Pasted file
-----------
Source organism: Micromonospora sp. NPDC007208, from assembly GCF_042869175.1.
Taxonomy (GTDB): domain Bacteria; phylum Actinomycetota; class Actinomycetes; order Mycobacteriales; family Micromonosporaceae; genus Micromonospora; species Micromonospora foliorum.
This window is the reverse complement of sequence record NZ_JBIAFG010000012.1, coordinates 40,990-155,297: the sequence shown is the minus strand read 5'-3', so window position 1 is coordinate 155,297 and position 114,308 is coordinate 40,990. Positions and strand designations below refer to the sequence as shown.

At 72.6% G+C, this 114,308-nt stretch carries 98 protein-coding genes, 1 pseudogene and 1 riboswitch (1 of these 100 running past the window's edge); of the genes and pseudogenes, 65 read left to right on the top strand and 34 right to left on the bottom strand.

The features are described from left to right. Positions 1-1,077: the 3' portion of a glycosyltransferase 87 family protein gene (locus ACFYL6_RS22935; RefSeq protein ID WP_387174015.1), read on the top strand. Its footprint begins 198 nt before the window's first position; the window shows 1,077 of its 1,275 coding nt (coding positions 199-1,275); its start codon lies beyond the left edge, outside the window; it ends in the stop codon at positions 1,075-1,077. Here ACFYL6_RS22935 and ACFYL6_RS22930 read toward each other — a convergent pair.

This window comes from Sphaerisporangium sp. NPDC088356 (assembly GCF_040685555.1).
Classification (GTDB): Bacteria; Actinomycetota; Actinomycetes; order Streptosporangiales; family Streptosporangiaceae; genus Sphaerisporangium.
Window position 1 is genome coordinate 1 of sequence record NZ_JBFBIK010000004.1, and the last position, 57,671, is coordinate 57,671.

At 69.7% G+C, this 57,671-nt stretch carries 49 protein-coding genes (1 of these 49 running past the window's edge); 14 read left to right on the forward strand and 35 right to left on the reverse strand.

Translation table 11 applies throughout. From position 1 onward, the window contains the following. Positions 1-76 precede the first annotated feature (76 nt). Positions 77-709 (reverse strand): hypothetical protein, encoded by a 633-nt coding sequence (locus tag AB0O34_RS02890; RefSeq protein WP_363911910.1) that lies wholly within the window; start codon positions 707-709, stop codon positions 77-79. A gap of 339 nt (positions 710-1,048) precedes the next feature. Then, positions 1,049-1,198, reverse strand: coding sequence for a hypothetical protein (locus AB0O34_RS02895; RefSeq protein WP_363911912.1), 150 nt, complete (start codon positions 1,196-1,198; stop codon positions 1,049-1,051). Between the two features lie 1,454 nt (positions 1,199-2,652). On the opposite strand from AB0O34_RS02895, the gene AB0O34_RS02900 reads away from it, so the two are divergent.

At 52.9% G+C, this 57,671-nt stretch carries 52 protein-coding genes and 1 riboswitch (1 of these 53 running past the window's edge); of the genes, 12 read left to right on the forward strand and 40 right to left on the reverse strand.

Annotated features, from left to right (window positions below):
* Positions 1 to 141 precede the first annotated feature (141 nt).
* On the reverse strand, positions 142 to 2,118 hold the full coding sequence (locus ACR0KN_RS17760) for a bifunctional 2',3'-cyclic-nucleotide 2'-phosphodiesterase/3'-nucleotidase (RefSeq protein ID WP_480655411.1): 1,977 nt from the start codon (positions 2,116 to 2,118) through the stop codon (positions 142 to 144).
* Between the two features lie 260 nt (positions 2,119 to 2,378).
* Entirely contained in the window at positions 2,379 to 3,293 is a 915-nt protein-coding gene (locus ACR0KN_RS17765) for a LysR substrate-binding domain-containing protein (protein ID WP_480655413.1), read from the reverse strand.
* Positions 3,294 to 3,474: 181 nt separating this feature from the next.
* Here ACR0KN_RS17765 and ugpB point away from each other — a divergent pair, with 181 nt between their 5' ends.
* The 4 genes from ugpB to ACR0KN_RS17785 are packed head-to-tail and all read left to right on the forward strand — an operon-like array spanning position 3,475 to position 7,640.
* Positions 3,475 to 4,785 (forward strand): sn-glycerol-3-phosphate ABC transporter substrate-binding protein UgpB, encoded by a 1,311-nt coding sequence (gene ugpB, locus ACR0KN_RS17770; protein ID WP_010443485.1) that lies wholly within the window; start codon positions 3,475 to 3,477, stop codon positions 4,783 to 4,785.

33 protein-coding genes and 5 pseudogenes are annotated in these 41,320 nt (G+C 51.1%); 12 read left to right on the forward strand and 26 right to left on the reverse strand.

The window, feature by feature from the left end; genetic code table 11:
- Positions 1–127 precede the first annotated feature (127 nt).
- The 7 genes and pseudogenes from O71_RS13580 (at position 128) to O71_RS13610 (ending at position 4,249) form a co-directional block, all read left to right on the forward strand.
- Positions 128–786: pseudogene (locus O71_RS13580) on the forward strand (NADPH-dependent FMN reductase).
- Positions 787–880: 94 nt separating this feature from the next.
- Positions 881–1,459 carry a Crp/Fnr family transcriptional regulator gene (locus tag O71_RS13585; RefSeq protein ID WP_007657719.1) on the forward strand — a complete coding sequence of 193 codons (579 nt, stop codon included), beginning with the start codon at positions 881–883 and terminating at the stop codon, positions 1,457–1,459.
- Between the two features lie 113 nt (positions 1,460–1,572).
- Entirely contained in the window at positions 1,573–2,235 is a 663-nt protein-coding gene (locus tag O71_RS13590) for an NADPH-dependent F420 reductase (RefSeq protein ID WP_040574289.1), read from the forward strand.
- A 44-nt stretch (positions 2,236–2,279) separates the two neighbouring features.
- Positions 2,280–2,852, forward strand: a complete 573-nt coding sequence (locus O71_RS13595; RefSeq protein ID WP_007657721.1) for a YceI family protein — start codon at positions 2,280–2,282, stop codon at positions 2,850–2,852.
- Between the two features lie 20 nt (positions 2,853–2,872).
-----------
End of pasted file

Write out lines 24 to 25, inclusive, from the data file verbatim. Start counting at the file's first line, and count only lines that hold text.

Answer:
- The 7 genes and pseudogenes from O71_RS13580 (at position 128) to O71_RS13610 (ending at position 4,249) form a co-directional block, all read left to right on the forward strand.
- Positions 128–786: pseudogene (locus O71_RS13580) on the forward strand (NADPH-dependent FMN reductase).